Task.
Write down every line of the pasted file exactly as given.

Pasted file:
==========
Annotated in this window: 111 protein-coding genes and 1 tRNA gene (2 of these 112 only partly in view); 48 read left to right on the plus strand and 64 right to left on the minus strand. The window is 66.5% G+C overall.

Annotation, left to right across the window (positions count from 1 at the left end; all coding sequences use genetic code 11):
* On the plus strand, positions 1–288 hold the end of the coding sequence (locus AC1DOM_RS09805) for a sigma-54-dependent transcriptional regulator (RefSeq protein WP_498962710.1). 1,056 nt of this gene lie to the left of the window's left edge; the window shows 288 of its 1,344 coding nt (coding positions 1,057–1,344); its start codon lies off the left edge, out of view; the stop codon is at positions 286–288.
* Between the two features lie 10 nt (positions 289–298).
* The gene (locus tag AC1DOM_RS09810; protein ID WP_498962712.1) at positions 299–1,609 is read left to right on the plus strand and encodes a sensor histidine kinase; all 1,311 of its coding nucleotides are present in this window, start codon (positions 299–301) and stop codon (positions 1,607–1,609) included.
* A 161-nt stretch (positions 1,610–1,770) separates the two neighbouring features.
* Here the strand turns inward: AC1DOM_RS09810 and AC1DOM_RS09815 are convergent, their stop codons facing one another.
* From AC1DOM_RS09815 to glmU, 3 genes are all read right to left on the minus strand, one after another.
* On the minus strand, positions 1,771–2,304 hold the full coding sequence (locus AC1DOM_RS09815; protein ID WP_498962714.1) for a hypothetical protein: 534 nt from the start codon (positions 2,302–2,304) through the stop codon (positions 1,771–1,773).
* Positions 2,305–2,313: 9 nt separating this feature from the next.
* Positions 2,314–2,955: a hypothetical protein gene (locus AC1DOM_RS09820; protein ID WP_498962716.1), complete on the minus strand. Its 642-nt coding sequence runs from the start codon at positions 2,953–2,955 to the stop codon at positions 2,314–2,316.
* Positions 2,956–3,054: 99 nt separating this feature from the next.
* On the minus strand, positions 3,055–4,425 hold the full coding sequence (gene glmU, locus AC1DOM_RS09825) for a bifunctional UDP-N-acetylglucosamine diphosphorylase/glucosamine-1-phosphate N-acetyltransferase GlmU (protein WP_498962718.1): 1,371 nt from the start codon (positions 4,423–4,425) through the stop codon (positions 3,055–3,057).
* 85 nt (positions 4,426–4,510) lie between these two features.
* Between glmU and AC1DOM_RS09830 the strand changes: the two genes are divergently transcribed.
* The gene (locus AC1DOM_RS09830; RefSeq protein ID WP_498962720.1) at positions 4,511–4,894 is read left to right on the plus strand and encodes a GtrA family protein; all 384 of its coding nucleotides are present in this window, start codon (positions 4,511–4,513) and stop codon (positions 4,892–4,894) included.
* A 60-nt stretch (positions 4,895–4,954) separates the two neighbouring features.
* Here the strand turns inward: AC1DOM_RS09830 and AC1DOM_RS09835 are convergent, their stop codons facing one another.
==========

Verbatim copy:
Annotated in this window: 111 protein-coding genes and 1 tRNA gene (2 of these 112 only partly in view); 48 read left to right on the plus strand and 64 right to left on the minus strand. The window is 66.5% G+C overall.

Annotation, left to right across the window (positions count from 1 at the left end; all coding sequences use genetic code 11):
* On the plus strand, positions 1–288 hold the end of the coding sequence (locus AC1DOM_RS09805) for a sigma-54-dependent transcriptional regulator (RefSeq protein WP_498962710.1). 1,056 nt of this gene lie to the left of the window's left edge; the window shows 288 of its 1,344 coding nt (coding positions 1,057–1,344); its start codon lies off the left edge, out of view; the stop codon is at positions 286–288.
* Between the two features lie 10 nt (positions 289–298).
* The gene (locus tag AC1DOM_RS09810; protein ID WP_498962712.1) at positions 299–1,609 is read left to right on the plus strand and encodes a sensor histidine kinase; all 1,311 of its coding nucleotides are present in this window, start codon (positions 299–301) and stop codon (positions 1,607–1,609) included.
* A 161-nt stretch (positions 1,610–1,770) separates the two neighbouring features.
* Here the strand turns inward: AC1DOM_RS09810 and AC1DOM_RS09815 are convergent, their stop codons facing one another.
* From AC1DOM_RS09815 to glmU, 3 genes are all read right to left on the minus strand, one after another.
* On the minus strand, positions 1,771–2,304 hold the full coding sequence (locus AC1DOM_RS09815; protein ID WP_498962714.1) for a hypothetical protein: 534 nt from the start codon (positions 2,302–2,304) through the stop codon (positions 1,771–1,773).
* Positions 2,305–2,313: 9 nt separating this feature from the next.
* Positions 2,314–2,955: a hypothetical protein gene (locus AC1DOM_RS09820; protein ID WP_498962716.1), complete on the minus strand. Its 642-nt coding sequence runs from the start codon at positions 2,953–2,955 to the stop codon at positions 2,314–2,316.
* Positions 2,956–3,054: 99 nt separating this feature from the next.
* On the minus strand, positions 3,055–4,425 hold the full coding sequence (gene glmU, locus AC1DOM_RS09825) for a bifunctional UDP-N-acetylglucosamine diphosphorylase/glucosamine-1-phosphate N-acetyltransferase GlmU (protein WP_498962718.1): 1,371 nt from the start codon (positions 4,423–4,425) through the stop codon (positions 3,055–3,057).
* 85 nt (positions 4,426–4,510) lie between these two features.
* Between glmU and AC1DOM_RS09830 the strand changes: the two genes are divergently transcribed.
* The gene (locus AC1DOM_RS09830; RefSeq protein ID WP_498962720.1) at positions 4,511–4,894 is read left to right on the plus strand and encodes a GtrA family protein; all 384 of its coding nucleotides are present in this window, start codon (positions 4,511–4,513) and stop codon (positions 4,892–4,894) included.
* A 60-nt stretch (positions 4,895–4,954) separates the two neighbouring features.
* Here the strand turns inward: AC1DOM_RS09830 and AC1DOM_RS09835 are convergent, their stop codons facing one another.